As I am a nerd, and a former Boy Scout, I love having multi-tools in my pockets. They’re useful for any number of reasons, of course, ranging from opening boxes to minor fixes, and it’s nice to be ready for anything. But multitools are really “configurable”… at least until the Switch.
The Tools You Need, When You Need Them
Let’s face it, most of us don’t need half the tools on pocket knives and multitools. Screwdrivers? Sure. Cutting edge? Always handy. But urban dwellers rarely need a wood saw, and frequent flyers need a tool that doesn’t have a knife blade on it, thanks to the TSA being more or less insane. Switch essentially lets you build your own multitool, by giving you all the parts and making the system easy to assemble.
The Switch comes with two halves, slotted caps on either end, and each tool that you can use: A blade, a wood saw, a serrated blade, a bottle opener/flathead screwdriver, a micro flathead screwdriver, a micro Phillips screwdriver, a file, a Phillips screwdriver, a set of pliers, scissors, an LED flashlight, and a mirror/tweezer/pick/pen. Just put in the tools you’ll be the most likely to need, cap it off, and chuck the rest in a drawer with the handy foam-lined case it comes with. If you need to reconfigure your Switch, the caps come off with the twist of a quarter for easy realignment.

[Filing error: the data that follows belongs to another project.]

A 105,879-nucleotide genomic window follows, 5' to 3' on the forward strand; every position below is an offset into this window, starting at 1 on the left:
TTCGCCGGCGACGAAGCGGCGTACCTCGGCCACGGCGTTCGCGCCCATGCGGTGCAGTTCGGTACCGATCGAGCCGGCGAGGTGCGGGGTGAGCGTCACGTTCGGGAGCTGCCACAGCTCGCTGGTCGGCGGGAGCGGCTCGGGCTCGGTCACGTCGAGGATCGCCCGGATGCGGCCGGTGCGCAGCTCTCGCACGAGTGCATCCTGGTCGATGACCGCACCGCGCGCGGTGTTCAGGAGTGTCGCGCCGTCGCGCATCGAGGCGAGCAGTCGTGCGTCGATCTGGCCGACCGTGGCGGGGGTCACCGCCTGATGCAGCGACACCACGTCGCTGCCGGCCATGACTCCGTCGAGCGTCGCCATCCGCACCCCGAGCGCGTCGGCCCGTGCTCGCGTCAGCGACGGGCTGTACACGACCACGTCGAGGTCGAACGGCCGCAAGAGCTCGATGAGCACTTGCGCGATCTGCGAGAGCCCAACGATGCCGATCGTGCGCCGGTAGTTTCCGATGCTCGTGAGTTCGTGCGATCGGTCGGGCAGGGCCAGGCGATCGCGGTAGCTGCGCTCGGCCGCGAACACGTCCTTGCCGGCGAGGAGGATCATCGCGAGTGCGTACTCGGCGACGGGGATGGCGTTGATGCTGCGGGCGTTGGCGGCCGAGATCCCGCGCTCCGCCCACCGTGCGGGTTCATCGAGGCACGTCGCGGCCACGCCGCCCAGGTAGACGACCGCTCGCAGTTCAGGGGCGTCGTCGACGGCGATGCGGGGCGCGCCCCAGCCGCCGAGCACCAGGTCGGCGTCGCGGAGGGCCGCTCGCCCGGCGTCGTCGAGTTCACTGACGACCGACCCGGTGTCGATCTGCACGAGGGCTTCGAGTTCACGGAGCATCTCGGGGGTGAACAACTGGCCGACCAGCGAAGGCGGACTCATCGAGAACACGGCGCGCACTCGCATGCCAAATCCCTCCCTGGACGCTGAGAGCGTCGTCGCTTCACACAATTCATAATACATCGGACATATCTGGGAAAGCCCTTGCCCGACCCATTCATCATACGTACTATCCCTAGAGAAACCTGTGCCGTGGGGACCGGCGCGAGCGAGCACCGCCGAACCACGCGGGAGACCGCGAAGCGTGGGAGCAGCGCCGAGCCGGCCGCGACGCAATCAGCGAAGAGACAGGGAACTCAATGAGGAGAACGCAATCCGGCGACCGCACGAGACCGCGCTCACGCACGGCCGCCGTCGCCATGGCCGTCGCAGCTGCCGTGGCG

A True Multi-Tool
The only downside to the Switch is that it’s a little bulky compared to other tools, a necessity to make the system interchangeable. On the other hand, being so configurable, and being able to tweak the tool set in your pocket as you see fit, is so handy it’s hard to see the size being much of a downside. You can get the Switch from ThinkGeek for $90.
Dan Seitz is an obsessive nerd living in New England. He lives in the Boston area with a fiancee, a dog, a cat, and far too many objects with processors.